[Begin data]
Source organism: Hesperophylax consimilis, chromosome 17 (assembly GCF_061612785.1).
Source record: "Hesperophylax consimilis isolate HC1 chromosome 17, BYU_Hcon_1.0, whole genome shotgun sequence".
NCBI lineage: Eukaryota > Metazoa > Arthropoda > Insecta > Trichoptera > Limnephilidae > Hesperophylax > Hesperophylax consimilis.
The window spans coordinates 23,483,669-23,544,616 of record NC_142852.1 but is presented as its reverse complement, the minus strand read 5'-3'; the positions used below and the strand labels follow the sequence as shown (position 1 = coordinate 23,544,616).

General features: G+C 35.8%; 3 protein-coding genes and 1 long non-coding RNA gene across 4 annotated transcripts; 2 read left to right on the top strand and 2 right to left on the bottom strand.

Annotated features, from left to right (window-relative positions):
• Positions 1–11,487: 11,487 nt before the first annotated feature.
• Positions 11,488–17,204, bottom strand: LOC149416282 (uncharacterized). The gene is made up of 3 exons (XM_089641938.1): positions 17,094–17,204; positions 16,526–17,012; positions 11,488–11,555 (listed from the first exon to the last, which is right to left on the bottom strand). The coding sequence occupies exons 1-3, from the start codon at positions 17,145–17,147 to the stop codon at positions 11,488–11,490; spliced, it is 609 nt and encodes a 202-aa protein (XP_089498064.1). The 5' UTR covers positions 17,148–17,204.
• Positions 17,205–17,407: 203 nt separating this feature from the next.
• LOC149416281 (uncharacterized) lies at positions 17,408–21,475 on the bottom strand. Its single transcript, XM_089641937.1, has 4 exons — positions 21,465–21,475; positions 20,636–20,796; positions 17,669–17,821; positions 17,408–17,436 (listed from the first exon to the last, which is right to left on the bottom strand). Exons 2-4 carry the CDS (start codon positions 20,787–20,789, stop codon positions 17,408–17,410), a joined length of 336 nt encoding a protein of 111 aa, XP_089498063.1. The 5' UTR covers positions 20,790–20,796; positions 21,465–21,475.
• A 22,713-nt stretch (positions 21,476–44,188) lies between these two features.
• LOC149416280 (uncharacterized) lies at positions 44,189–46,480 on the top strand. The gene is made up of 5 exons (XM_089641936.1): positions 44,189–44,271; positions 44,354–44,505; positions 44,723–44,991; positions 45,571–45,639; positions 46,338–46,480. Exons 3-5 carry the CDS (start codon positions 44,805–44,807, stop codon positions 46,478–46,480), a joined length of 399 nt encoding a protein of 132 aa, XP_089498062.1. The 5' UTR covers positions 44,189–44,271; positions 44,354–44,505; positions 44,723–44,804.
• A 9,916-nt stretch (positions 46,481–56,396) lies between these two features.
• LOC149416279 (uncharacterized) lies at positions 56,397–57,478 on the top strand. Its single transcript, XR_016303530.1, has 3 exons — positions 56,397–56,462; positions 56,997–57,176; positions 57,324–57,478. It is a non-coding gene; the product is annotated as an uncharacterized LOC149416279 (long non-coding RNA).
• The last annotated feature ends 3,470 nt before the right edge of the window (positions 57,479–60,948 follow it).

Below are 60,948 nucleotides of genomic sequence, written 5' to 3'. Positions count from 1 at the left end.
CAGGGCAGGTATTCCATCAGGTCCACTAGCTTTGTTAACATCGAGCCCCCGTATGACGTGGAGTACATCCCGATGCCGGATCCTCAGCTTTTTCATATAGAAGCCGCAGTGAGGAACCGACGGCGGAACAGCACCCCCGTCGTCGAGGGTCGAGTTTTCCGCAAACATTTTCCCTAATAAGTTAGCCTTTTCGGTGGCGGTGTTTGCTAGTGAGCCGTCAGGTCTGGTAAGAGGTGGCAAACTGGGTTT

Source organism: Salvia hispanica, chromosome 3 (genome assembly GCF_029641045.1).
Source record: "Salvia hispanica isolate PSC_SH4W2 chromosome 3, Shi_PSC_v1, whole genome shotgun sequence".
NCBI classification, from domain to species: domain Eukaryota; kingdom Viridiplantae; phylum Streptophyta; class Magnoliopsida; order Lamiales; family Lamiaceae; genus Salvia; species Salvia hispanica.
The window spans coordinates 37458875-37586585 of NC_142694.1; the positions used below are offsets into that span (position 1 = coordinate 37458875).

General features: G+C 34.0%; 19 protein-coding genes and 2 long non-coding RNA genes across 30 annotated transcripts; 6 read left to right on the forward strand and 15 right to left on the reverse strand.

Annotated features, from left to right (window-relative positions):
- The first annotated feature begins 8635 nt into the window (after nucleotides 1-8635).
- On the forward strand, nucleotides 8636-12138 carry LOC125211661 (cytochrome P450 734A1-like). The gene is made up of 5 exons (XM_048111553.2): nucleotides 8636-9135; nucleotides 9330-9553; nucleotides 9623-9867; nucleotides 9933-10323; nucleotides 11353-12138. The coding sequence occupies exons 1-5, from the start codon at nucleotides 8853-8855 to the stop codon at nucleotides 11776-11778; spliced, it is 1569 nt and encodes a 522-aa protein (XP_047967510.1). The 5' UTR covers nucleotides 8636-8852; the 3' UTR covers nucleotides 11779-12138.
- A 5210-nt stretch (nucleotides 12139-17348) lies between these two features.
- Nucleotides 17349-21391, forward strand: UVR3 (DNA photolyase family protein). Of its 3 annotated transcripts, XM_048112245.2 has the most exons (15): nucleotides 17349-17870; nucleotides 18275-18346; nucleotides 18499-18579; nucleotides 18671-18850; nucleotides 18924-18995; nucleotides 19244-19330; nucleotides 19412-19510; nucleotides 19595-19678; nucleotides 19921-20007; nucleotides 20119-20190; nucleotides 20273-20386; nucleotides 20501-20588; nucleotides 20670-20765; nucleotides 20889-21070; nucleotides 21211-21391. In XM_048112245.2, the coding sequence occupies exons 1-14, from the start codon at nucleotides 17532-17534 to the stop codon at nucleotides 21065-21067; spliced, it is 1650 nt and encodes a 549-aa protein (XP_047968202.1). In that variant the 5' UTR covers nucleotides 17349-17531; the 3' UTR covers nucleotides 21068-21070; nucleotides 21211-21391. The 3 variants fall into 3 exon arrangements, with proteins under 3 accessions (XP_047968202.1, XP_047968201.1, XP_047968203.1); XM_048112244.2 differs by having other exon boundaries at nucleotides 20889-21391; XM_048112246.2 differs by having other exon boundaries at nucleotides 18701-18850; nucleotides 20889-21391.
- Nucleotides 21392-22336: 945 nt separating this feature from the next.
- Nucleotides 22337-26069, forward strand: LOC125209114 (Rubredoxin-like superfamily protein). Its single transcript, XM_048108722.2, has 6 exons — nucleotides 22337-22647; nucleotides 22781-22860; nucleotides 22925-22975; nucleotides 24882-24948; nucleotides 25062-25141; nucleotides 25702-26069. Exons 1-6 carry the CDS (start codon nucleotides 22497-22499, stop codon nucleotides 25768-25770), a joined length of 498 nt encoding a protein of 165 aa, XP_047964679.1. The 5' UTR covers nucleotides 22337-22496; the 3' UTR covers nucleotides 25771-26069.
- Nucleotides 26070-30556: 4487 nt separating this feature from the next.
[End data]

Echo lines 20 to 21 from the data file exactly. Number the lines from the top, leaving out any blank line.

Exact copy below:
NCBI classification, from domain to species: domain Eukaryota; kingdom Viridiplantae; phylum Streptophyta; class Magnoliopsida; order Lamiales; family Lamiaceae; genus Salvia; species Salvia hispanica.
The window spans coordinates 37458875-37586585 of NC_142694.1; the positions used below are offsets into that span (position 1 = coordinate 37458875).